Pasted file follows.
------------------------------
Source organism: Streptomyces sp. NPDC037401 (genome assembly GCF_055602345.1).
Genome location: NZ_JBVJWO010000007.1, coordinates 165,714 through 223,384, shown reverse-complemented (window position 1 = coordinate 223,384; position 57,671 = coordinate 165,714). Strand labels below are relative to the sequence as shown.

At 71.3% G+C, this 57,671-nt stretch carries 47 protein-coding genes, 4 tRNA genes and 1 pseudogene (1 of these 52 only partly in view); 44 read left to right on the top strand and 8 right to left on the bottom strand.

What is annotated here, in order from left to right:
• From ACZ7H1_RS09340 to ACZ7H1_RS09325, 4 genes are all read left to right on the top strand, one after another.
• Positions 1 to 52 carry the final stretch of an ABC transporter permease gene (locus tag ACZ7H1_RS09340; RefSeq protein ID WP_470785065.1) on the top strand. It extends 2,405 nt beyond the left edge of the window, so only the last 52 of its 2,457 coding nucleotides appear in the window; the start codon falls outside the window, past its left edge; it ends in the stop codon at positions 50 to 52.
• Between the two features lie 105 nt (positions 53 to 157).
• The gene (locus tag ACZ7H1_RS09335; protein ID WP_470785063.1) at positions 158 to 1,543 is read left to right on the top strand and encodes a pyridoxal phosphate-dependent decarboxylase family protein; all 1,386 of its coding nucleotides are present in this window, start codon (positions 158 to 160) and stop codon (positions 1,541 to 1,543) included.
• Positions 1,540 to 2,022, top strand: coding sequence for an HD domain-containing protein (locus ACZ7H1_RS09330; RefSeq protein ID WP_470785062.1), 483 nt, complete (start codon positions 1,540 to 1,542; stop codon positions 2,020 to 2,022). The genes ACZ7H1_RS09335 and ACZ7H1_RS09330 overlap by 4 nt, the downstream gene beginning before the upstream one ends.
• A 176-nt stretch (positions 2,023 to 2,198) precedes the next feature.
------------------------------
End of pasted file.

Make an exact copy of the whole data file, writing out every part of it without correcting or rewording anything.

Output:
Source organism: Streptomyces sp. NPDC037401 (genome assembly GCF_055602345.1).
Genome location: NZ_JBVJWO010000007.1, coordinates 165,714 through 223,384, shown reverse-complemented (window position 1 = coordinate 223,384; position 57,671 = coordinate 165,714). Strand labels below are relative to the sequence as shown.

At 71.3% G+C, this 57,671-nt stretch carries 47 protein-coding genes, 4 tRNA genes and 1 pseudogene (1 of these 52 only partly in view); 44 read left to right on the top strand and 8 right to left on the bottom strand.

What is annotated here, in order from left to right:
• From ACZ7H1_RS09340 to ACZ7H1_RS09325, 4 genes are all read left to right on the top strand, one after another.
• Positions 1 to 52 carry the final stretch of an ABC transporter permease gene (locus tag ACZ7H1_RS09340; RefSeq protein ID WP_470785065.1) on the top strand. It extends 2,405 nt beyond the left edge of the window, so only the last 52 of its 2,457 coding nucleotides appear in the window; the start codon falls outside the window, past its left edge; it ends in the stop codon at positions 50 to 52.
• Between the two features lie 105 nt (positions 53 to 157).
• The gene (locus tag ACZ7H1_RS09335; protein ID WP_470785063.1) at positions 158 to 1,543 is read left to right on the top strand and encodes a pyridoxal phosphate-dependent decarboxylase family protein; all 1,386 of its coding nucleotides are present in this window, start codon (positions 158 to 160) and stop codon (positions 1,541 to 1,543) included.
• Positions 1,540 to 2,022, top strand: coding sequence for an HD domain-containing protein (locus ACZ7H1_RS09330; RefSeq protein ID WP_470785062.1), 483 nt, complete (start codon positions 1,540 to 1,542; stop codon positions 2,020 to 2,022). The genes ACZ7H1_RS09335 and ACZ7H1_RS09330 overlap by 4 nt, the downstream gene beginning before the upstream one ends.
• A 176-nt stretch (positions 2,023 to 2,198) precedes the next feature.